Last night Jupiter and Saturn were the closest they have been in 397 years. They were a fine sight in the evening light.
This is a closer look. This is cropped from the image at the top.
This is the view through a 400mm lens. You can see Jupiter, two of Jupiter’s moons, Saturn to the right of Jupiter, and immediately to the right of Saturn you can see Titan, Saturn’s biggest moon.
This is a closer look yet. Above Jupiter are Callisto and Io, two of its four Galilean moons. Hidden in Jupiter’s glow is Ganymede. Right below Jupiter is Europa. To the left of Jupiter is Saturn, looking somewhat oblong thanks to its rings. To the right of Saturn is Titan. There are also two stars in this image, one of them between Callisto and Saturn and the other toward the bottom. An exposure that is bright enough to capture the moons will overexpose Jupiter and Saturn.
This is the same image as the one above with an inset from the computer application Stellarium, a free download. Stellarium is a computer simulation of what is up in the night sky. You can pick any place on earth and and date and any time of night or day. I choose my own location and the evening of December 21. I zoomed in on Jupiter and Saturn and it gave me the labels for moons of Jupiter and Saturn. The moons change position every night.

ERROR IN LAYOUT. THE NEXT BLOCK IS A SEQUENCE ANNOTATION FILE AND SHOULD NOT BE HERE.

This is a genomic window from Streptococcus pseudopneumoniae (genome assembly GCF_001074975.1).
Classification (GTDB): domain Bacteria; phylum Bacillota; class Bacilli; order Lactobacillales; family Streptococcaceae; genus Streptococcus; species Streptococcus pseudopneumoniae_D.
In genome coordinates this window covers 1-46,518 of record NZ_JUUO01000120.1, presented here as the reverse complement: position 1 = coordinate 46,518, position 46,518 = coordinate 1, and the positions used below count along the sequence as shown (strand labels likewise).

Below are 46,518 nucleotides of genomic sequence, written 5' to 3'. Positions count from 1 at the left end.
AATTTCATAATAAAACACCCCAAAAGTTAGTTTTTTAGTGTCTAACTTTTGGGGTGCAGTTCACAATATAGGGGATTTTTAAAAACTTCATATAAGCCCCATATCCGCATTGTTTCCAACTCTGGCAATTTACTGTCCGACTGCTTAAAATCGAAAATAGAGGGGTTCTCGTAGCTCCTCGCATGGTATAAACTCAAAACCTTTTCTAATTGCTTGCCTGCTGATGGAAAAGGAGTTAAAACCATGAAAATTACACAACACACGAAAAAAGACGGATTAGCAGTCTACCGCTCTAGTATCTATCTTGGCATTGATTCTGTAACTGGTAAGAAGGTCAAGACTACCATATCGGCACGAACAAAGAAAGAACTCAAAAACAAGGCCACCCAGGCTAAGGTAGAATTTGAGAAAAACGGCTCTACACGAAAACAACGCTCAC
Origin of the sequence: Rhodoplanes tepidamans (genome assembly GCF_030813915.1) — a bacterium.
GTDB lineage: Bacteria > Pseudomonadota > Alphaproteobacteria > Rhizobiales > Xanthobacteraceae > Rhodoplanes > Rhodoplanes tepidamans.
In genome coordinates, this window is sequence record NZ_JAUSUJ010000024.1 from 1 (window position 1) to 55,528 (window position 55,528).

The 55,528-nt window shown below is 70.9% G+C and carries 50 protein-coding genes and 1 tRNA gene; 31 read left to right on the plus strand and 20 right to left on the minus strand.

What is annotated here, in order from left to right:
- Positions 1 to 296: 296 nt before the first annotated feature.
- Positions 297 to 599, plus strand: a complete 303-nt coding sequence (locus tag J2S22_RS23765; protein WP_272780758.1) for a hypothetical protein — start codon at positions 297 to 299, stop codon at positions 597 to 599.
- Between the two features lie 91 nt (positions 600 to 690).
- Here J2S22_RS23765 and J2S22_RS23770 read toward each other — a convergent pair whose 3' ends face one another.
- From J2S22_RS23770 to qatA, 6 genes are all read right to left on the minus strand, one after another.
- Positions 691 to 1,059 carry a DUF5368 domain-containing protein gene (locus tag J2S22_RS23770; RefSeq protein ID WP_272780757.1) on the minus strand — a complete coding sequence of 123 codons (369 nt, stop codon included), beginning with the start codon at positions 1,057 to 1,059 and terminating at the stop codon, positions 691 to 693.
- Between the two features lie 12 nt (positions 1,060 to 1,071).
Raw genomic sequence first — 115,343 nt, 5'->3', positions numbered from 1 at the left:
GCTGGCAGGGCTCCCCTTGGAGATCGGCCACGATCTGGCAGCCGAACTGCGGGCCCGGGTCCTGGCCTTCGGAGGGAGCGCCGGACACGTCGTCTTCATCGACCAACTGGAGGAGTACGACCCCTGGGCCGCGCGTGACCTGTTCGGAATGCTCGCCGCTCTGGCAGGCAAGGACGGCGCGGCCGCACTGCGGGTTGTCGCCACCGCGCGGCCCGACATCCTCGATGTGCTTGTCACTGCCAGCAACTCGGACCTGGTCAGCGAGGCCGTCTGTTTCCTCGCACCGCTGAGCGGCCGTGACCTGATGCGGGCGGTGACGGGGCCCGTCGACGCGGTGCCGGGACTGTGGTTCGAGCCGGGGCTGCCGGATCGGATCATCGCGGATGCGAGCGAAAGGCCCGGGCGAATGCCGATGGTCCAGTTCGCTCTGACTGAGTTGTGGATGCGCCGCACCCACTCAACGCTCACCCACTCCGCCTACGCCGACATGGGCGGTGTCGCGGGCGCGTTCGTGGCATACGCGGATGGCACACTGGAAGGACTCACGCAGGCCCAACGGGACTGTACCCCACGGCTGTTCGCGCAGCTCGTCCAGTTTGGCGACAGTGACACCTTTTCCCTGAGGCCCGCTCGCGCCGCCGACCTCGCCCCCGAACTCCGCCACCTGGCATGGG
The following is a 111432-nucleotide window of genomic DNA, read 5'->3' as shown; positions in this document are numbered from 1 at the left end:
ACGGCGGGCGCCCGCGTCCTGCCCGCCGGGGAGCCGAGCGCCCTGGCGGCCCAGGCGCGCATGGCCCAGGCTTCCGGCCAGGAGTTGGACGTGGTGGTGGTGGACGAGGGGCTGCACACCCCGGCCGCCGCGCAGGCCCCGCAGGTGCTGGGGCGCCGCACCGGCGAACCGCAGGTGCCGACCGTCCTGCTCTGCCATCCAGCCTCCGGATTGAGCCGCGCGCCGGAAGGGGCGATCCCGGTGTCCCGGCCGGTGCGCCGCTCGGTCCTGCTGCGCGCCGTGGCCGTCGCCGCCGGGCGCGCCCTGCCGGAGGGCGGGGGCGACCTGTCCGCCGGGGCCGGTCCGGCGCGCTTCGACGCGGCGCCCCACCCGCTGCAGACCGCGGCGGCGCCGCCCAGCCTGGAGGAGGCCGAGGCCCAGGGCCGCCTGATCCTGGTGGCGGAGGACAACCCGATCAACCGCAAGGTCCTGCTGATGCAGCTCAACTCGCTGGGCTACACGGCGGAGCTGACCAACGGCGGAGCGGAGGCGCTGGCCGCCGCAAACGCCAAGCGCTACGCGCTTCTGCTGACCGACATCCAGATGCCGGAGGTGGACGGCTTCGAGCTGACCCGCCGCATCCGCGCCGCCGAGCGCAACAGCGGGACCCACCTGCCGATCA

Although Jupiter and Saturn are moving farther apart every night, you still have the rest of December to go out and photograph them and their moons as long as you have a clear view of the southwest horizon. Each night they are getting closer to the glow of the setting sun. For photography suggestions, go here.
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